September’s Scintillating Reads
Nadia Denham runs a curio shop in a “rundown Santa Barbara mall.” Mickie Lambert works for a company that creates “digital scrapbooks” for those wishing to preserve their precious trinkets. When Nadia dies, Mickie sets out to fulfill her last wish to curate twelve mementos that cause a dormant serial killer to surface. Mickie receives threatening messages to stay out of Nadia’s past. These Toxic Things is written by award-winning writer Rachel Howzell Hall, who knows her stuff when it comes to creating tension and suspense, with interesting multi-dimensional characters. Toxic is a thrilling ride.
A dark tale of vengeance the psychological thriller Dark Things I Adore by Katie Lattari will have you flipping pages all the way to the unexpected end. 1988, an artist camp in the woods of Maine, brings together a group of young people brimming with ambition, but mental illness and a dead body will ensue a coverup that will change everything. Flash forward to 2018 and art professor Max Durant accepts his protégé Audra’s invitation to a remote home in the very same woods. Things turn dark as Audra seeks vengeance for events that happened thirty years prior. As Audra and Max each stalk the other the story grows darker as Lattari tightly weaves both timelines together, finding the guilty who have thus far gone unpunished.
For a hilarious read, pick up Sometimes I Trip on How Happy We Could Be, a memoir by Nichole Perkins that is achingly honest and personal. Perkins delves into the influence of pop culture on an independent, anxious, audacious Southern Black woman and its effects on her relationships. Perkins peels the layers of her needs and sexuality to reveal universal truths to claim – or reclaim – her power.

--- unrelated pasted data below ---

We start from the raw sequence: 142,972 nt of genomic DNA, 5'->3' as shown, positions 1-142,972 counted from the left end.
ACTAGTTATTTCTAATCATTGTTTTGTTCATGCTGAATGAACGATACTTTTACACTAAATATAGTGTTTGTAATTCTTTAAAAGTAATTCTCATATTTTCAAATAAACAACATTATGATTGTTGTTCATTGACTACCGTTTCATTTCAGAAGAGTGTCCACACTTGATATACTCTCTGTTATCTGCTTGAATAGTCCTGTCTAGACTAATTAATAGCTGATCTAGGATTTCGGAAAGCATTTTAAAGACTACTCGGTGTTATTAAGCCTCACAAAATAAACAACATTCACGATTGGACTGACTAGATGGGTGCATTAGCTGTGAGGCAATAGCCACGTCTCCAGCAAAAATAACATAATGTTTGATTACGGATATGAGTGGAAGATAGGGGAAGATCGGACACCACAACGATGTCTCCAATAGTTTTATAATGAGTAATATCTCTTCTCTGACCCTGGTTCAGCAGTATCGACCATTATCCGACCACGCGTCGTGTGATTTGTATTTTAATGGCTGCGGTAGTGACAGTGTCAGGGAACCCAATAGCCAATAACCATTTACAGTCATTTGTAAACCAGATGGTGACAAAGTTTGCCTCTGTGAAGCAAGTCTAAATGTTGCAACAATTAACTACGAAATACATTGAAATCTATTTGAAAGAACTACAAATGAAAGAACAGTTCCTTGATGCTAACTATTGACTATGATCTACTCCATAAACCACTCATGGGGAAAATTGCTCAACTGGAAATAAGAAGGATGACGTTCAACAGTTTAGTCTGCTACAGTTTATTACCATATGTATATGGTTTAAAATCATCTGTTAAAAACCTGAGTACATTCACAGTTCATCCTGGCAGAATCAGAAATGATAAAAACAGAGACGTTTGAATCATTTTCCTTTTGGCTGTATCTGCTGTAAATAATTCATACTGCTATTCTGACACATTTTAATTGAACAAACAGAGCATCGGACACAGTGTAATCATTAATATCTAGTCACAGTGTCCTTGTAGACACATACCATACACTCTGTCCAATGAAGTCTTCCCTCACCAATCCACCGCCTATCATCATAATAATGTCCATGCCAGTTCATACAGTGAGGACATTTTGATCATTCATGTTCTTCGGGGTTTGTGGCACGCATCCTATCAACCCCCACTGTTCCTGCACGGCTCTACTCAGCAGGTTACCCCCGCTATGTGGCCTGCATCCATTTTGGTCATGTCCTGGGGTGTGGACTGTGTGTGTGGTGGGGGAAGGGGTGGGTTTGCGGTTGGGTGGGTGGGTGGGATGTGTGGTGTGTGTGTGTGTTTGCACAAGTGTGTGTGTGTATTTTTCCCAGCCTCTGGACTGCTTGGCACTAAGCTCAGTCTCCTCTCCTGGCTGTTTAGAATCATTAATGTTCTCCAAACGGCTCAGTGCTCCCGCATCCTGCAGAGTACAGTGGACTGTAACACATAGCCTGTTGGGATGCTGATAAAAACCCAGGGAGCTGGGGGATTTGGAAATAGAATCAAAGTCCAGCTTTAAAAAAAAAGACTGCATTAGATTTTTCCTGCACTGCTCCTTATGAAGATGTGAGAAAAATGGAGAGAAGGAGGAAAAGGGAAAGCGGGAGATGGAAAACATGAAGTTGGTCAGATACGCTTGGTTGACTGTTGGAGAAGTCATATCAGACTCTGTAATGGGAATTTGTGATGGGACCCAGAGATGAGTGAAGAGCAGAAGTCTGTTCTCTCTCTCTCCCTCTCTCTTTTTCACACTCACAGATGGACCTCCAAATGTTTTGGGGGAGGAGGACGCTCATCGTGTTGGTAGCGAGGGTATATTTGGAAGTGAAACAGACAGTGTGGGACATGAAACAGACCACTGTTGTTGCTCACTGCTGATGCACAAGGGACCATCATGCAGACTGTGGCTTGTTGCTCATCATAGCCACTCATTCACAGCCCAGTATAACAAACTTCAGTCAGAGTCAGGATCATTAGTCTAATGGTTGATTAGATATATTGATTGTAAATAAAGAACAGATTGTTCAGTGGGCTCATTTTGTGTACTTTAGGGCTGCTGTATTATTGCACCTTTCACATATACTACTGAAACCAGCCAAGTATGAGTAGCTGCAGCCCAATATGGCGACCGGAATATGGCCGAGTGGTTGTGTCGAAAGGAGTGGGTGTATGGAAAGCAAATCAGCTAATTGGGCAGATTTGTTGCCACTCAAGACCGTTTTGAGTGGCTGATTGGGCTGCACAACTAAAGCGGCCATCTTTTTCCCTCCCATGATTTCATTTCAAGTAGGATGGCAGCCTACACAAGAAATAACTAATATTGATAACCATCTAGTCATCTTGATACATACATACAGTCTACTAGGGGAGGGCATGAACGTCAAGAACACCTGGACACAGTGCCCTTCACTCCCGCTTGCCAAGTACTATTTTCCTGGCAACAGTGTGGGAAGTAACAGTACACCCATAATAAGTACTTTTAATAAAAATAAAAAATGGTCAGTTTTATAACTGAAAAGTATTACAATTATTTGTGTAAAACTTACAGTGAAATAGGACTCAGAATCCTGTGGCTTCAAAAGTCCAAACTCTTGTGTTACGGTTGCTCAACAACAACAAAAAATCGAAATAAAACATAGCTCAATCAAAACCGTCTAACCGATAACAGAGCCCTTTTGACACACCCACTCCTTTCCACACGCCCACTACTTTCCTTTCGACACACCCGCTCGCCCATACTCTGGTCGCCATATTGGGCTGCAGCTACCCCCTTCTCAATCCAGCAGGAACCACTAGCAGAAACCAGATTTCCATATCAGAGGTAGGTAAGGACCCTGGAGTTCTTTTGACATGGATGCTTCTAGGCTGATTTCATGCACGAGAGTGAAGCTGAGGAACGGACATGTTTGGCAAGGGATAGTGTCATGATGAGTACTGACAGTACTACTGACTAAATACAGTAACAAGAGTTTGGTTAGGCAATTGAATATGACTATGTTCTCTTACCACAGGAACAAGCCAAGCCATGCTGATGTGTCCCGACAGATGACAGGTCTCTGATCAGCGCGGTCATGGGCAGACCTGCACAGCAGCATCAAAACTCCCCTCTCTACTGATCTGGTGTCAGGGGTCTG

Lolá Ákínmádé Åkerström’s slow burn of a delicious novel In Every Mirror She’s Black is a reflection of what others see – which is mostly color. The story involves three women, a marketing executive, a flight attendant and a refugee, whose lives become entwined with a successful white Swede on the spectrum. Åkerström deftly fleshes out her complicated characters and their struggles with racism, fetishization, and tokenism in the largely white society where they strive to be seen. The author claiming “diversity and inclusion is also about breaking stereotypes” goes far to paint the individual struggles of each character.
For historical fiction fans comes Stephanie Marie Thornton’s A Most Clever Girl about real-life communist Elizabeth Bentley. Fictional character Cat Gray shows up at Bentley’s apartment with a gun and vows to kill the Cold War double agent unless she exposes the secrets of Cat’s birthmother. Bentley begins her story, starting in 1933. It is a story about love, idealism, betrayal, and loneliness that motivated Bentley’s every wrong move. It would be Bentley’s testimony that sends Julius and Ethel Rosenberg to the electric chair.
So, grab one of these as we head back into school pickups and orthodontist appointments or just during a quiet moment with a coffee at Jeannine’s or Renaud’s.